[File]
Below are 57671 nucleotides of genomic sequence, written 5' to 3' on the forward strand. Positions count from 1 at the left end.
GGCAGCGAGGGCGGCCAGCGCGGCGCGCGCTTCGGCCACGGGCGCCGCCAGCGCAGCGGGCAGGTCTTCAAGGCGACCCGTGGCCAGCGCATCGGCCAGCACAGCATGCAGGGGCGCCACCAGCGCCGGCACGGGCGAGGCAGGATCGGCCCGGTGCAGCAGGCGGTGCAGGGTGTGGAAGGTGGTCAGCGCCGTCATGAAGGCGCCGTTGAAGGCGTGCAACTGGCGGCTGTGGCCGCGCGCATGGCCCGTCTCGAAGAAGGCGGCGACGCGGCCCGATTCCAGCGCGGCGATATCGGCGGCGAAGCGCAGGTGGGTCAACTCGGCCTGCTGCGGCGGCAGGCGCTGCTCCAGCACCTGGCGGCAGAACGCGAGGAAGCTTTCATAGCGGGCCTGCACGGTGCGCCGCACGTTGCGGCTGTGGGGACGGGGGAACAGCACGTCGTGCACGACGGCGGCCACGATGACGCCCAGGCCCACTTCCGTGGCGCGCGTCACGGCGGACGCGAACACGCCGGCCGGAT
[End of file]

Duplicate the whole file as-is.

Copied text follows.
Below are 57671 nucleotides of genomic sequence, written 5' to 3' on the forward strand. Positions count from 1 at the left end.
GGCAGCGAGGGCGGCCAGCGCGGCGCGCGCTTCGGCCACGGGCGCCGCCAGCGCAGCGGGCAGGTCTTCAAGGCGACCCGTGGCCAGCGCATCGGCCAGCACAGCATGCAGGGGCGCCACCAGCGCCGGCACGGGCGAGGCAGGATCGGCCCGGTGCAGCAGGCGGTGCAGGGTGTGGAAGGTGGTCAGCGCCGTCATGAAGGCGCCGTTGAAGGCGTGCAACTGGCGGCTGTGGCCGCGCGCATGGCCCGTCTCGAAGAAGGCGGCGACGCGGCCCGATTCCAGCGCGGCGATATCGGCGGCGAAGCGCAGGTGGGTCAACTCGGCCTGCTGCGGCGGCAGGCGCTGCTCCAGCACCTGGCGGCAGAACGCGAGGAAGCTTTCATAGCGGGCCTGCACGGTGCGCCGCACGTTGCGGCTGTGGGGACGGGGGAACAGCACGTCGTGCACGACGGCGGCCACGATGACGCCCAGGCCCACTTCCGTGGCGCGCGTCACGGCGGACGCGAACACGCCGGCCGGAT